- September 22, 2015 at 6:51 pm #206905
It is considered a “beginner's” error to have the photographer's shadow in the image. What about deliberately including shadows in the composition, such as in this image? Is this Ok?
We were at Cape Schanck in the Mornington Peninsula, Victoria last weekend and it was a glorious spring sunset on the cliffs. I noticed our shadows on the rocks as we moved on the walkway. So I waited for the correct angle of the Sun so that I could frame ur shadows on the big rock.
Look forward to your critique on the image and composition.
- September 23, 2015 at 8:14 am #206922
Hello, Venki. Try as I might, I see no photo.
Maybe the link didn't work or was omitted?
- September 23, 2015 at 8:59 am #206924
Thanks for the note, Jacques. Perhaps this link might work?
- September 23, 2015 at 9:37 am #206928
Helps quite a bit, thank you.
I quite like the concept (admittedly, I have a few such shots – just not as good) and feel it really works here.
The sky is a bit understated and might provide some punch to the overall balance if it were a bit more defined (stopping short of drama.)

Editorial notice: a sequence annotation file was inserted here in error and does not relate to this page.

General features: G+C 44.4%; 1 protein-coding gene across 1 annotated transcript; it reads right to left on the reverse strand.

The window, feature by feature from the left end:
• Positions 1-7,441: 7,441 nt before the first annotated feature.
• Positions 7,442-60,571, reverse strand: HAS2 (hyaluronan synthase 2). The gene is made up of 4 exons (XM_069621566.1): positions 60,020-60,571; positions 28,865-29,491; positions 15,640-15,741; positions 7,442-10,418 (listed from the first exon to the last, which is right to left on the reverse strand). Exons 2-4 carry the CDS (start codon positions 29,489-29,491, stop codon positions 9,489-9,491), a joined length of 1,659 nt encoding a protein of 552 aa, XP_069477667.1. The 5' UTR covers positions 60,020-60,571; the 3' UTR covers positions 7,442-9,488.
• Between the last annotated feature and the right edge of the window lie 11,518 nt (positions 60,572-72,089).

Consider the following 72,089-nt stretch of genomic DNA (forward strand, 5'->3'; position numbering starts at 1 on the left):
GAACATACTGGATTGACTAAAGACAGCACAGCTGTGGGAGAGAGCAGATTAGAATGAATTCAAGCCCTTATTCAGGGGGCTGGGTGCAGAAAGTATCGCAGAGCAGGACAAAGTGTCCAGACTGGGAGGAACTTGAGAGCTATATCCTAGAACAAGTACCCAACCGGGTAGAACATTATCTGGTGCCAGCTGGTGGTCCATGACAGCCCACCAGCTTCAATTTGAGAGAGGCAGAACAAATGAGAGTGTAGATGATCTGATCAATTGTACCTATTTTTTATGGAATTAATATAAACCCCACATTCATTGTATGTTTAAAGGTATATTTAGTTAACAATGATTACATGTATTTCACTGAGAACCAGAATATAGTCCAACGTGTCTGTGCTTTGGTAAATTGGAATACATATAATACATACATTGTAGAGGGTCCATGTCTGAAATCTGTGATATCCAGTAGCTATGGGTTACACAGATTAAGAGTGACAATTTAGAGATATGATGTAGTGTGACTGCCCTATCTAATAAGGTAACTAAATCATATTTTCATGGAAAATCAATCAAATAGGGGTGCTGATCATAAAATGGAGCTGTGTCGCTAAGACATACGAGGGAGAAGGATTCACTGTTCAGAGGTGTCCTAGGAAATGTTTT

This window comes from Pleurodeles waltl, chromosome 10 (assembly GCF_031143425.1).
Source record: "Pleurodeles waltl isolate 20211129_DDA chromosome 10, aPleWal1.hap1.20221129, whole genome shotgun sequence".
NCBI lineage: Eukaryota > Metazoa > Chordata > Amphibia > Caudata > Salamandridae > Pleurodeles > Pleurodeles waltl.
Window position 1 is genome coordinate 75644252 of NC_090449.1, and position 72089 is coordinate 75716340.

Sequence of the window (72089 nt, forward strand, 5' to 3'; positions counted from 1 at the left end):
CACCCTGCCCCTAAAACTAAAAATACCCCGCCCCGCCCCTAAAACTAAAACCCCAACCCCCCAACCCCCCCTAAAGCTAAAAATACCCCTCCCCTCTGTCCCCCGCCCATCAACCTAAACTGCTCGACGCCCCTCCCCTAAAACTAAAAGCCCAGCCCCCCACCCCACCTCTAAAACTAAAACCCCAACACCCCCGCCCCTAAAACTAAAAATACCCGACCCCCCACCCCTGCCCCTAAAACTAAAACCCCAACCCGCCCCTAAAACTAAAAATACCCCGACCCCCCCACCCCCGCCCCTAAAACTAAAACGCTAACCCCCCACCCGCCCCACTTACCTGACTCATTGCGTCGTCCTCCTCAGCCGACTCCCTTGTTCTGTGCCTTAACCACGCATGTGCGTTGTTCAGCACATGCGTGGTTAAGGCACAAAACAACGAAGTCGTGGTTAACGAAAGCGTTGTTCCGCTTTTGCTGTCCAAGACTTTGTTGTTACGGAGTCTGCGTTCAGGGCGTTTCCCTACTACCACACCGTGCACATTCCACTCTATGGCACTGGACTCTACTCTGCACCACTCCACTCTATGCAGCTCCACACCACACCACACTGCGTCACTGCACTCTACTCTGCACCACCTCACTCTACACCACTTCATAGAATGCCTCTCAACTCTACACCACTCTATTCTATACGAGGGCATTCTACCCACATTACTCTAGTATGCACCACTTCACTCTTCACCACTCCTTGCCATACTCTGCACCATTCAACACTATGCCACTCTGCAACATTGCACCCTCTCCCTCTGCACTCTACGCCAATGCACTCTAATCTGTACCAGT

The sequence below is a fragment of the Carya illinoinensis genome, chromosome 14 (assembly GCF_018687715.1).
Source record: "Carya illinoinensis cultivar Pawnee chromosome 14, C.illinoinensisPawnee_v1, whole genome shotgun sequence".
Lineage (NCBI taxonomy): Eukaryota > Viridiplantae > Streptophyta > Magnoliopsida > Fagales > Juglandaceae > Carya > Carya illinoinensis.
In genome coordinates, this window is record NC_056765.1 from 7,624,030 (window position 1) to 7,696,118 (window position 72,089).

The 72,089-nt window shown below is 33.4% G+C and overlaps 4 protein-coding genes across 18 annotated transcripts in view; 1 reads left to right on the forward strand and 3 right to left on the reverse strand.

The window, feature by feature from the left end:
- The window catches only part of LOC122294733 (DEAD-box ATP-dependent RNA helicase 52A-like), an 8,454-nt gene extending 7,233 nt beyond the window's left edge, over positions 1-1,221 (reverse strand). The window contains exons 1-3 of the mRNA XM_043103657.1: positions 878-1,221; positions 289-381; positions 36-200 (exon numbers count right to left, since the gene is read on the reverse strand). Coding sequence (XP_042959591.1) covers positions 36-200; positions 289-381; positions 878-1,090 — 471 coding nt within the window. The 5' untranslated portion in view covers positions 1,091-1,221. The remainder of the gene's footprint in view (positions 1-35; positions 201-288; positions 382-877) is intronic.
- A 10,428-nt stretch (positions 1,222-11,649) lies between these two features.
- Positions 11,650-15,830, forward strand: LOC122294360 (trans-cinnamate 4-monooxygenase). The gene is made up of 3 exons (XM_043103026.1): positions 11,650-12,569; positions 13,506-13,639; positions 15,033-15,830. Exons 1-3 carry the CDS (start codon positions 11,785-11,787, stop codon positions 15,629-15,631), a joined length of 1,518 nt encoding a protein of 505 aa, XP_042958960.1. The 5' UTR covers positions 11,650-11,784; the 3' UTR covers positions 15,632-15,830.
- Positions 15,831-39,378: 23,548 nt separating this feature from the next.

- September 23, 2015 at 5:37 pm #206955
Thanks Jacques and Kent. Appreciate your feedback.
I reduced the highlights to show more details in the sky. Here's how the image looks now.
- September 23, 2015 at 10:26 am #206930
I think the inclusion of the shadow takes this image from ordinary to memorable.
- September 23, 2015 at 9:26 pm #206970
yess, dark shadows.
- September 24, 2015 at 12:14 pm #207022
Shadows are awesome;
Sweet to ride forth at evening from the wells
When shadows pass gigantic on the sand,
And softly through the silence beat the bells
Along the Golden Road to Samarkand.
You must be logged in to reply to this topic.